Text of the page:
Member Monday: Cory by Deborah Gilson

Welcome back to Member Monday!  Today we feature a piece by Writers Forum member Deborah Gilson.

Cory

by Deborah Gilson

Life would be critical if I didn’t get another bunch of bananas today. I needed one to take to the YMCA for that night’s work out. I moseyed into Safeway for all the items on my list, paid for them and walked out.

I noticed a handsome man in his early 20s sitting on the sidewalk holding a sign reading: Hungry and Homeless. I grabbed a banana from my bag, walked over and sat down next to him, “Hi, I’m Debbie. Wanna banana?” He gently took the banana from my hand, peeled back the skin and said, “Thank you, Debbie. I’m Cory.”

Curiosity took over and it wasn’t long before I asked about his plight and how he’d become homeless. He said he’d been married and his wife’s father owned the apartment complex where they lived. Once they divorced, Cory was told to leave and explained he couldn’t afford the rent on his own. I asked whether he could get a room-mate for another unit and he said he wasn’t from the area and therefore, didn’t have anyone he could ask. He said his biggest lesson is he relied only on his efforts with his wife believing they’d be together forever.

I asked whether he could save up money from where he worked and he let me know he worked for his former father-in-law who let him go. He confessed after so many personal set-backs, he sunk into a deep depression and only had the energy to sit with a sign.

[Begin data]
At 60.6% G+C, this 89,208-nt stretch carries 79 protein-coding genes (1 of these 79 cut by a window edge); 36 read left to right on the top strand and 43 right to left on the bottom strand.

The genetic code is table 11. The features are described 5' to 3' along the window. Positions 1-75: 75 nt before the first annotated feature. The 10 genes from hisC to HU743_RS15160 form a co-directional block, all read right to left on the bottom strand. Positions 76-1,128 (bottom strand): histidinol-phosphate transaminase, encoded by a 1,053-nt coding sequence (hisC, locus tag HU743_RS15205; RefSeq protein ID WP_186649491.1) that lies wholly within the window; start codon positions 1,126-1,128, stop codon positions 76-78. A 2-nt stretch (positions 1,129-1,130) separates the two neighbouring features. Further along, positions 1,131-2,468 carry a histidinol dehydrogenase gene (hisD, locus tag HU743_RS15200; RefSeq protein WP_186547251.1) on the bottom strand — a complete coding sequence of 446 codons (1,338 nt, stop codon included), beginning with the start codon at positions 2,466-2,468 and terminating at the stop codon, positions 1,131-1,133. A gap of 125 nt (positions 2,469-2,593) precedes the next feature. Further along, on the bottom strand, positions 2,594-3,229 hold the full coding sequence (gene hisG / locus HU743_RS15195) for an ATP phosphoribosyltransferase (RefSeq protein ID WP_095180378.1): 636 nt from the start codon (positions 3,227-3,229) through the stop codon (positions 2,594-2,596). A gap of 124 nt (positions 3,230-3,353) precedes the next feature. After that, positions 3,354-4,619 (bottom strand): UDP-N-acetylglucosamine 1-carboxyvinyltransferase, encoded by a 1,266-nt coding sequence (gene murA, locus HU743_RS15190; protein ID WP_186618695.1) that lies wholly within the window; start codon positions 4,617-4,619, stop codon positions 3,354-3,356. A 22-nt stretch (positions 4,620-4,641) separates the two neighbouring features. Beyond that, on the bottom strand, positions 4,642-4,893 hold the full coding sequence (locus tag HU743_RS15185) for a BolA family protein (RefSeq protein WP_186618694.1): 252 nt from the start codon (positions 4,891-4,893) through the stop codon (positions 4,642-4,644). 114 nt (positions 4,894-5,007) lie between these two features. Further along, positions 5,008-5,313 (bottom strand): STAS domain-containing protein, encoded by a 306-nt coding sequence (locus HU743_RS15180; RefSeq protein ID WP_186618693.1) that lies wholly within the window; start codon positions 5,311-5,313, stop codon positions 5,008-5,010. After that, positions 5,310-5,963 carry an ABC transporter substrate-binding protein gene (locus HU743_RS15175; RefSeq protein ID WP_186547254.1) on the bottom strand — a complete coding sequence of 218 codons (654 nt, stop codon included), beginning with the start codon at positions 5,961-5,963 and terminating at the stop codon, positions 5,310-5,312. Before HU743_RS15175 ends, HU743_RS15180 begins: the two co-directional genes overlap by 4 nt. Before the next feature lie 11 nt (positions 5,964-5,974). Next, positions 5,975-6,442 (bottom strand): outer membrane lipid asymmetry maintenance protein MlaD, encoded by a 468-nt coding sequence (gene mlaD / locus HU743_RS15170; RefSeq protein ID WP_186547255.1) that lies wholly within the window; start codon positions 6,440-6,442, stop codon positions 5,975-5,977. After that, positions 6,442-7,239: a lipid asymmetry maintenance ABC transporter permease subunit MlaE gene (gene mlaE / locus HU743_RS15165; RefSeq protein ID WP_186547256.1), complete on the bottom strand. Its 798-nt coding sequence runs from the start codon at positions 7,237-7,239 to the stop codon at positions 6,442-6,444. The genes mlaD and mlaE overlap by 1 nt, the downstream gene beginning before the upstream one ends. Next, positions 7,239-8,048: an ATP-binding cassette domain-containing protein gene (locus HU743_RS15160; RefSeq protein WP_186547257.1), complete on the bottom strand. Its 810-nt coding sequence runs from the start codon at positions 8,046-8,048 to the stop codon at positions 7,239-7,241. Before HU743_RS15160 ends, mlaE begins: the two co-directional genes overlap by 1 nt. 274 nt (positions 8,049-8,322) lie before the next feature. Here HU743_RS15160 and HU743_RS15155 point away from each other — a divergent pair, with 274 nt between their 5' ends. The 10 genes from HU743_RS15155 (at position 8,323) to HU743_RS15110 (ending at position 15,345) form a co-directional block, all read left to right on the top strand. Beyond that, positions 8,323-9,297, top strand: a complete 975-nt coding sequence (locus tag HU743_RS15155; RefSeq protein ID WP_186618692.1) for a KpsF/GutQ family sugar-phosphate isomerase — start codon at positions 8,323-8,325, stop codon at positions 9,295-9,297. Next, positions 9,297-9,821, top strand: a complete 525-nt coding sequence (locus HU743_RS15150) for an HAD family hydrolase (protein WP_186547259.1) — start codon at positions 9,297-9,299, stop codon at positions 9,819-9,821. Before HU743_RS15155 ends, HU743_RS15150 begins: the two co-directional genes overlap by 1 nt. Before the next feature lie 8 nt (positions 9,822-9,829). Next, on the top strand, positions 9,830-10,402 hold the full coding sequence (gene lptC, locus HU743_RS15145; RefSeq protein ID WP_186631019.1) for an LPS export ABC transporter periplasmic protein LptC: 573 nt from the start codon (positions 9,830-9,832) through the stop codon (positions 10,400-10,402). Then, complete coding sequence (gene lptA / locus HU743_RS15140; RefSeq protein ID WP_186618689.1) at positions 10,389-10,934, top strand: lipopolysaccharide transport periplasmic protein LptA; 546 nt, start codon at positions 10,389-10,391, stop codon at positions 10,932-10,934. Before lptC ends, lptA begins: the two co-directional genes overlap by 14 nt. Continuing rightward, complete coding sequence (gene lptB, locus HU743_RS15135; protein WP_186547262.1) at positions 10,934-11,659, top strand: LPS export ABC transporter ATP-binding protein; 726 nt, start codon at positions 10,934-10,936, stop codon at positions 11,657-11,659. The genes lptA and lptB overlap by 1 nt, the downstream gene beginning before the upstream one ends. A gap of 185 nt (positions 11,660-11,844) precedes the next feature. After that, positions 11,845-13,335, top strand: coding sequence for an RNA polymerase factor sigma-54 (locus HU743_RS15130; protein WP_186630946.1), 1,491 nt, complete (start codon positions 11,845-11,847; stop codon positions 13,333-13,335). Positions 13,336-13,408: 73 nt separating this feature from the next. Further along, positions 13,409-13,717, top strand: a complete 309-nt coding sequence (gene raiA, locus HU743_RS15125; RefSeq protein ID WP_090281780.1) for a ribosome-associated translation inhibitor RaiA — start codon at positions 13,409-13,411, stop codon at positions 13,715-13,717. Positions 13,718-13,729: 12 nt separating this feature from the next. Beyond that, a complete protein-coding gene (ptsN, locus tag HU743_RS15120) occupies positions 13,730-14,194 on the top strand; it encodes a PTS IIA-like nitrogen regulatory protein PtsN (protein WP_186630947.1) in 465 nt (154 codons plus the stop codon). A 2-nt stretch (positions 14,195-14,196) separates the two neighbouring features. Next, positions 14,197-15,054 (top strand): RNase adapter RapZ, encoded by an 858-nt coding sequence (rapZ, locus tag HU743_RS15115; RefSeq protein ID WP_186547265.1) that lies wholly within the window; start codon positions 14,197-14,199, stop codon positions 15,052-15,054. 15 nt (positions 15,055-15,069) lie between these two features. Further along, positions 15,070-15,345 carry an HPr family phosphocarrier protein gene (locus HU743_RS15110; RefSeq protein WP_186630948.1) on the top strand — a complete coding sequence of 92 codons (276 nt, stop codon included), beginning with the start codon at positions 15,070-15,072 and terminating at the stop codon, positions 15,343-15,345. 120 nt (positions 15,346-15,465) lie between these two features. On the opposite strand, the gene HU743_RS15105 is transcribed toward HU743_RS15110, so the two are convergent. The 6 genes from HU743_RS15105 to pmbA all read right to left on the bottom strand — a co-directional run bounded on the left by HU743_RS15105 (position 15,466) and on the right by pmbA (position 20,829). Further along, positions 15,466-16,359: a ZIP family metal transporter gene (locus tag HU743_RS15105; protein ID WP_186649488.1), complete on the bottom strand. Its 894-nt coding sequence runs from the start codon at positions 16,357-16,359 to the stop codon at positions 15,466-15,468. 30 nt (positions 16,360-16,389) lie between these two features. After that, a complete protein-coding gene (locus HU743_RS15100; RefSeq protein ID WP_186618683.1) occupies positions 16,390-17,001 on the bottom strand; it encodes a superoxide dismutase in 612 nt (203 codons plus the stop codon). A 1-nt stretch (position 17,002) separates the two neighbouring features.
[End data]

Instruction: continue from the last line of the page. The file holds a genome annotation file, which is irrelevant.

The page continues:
Cory said he didn’t have a place to shower and by now it was no longer the first thing on his mind anymore. I told him he was a decent looking person who only needed a little touch-up. He smiled and exposed the whitest, straightest, cleanest teeth in a most brilliant smile. My eyes flew open wide and he pulled out a toothbrush from his back pocket. I told Cory his teeth would get him through his darkest hour.

I handed Cory a $20.00 dollar bill and said I really didn’t care what he did with the money, however, I suggested he purchase an inexpensive, disposable, plastic razor. I told him to keep his blond hair combed and out of his eyes. I gave him a laundry list of things to keep in the forefront of his mind and to sit up straight when holding his sign.

Cory gave me an education in the hour we sat shoulder-to-shoulder. I told him I’d wondered since I was a child how people became homeless. I’d seen panhandlers in the streets of San Francisco since I was high enough to see out the back window of my mother’s car. Ross, my younger brother, and I would push out button noses to the window and watch them as our car drove past. Cory needed only one person to believe he was worth being a part of functioning society again.

I told him I’d come by next week and I’d better not find him sitting here because I knew he was going to make it. After my workout at the Sequoia YMCA the next week, I slowly drove into the Safeway parking lot fearing I’d see Cory sitting there still, however, his spot on the sidewalk was vacant. Although I was disappointed not to have another visit, I was relieved he knew someone believed in him.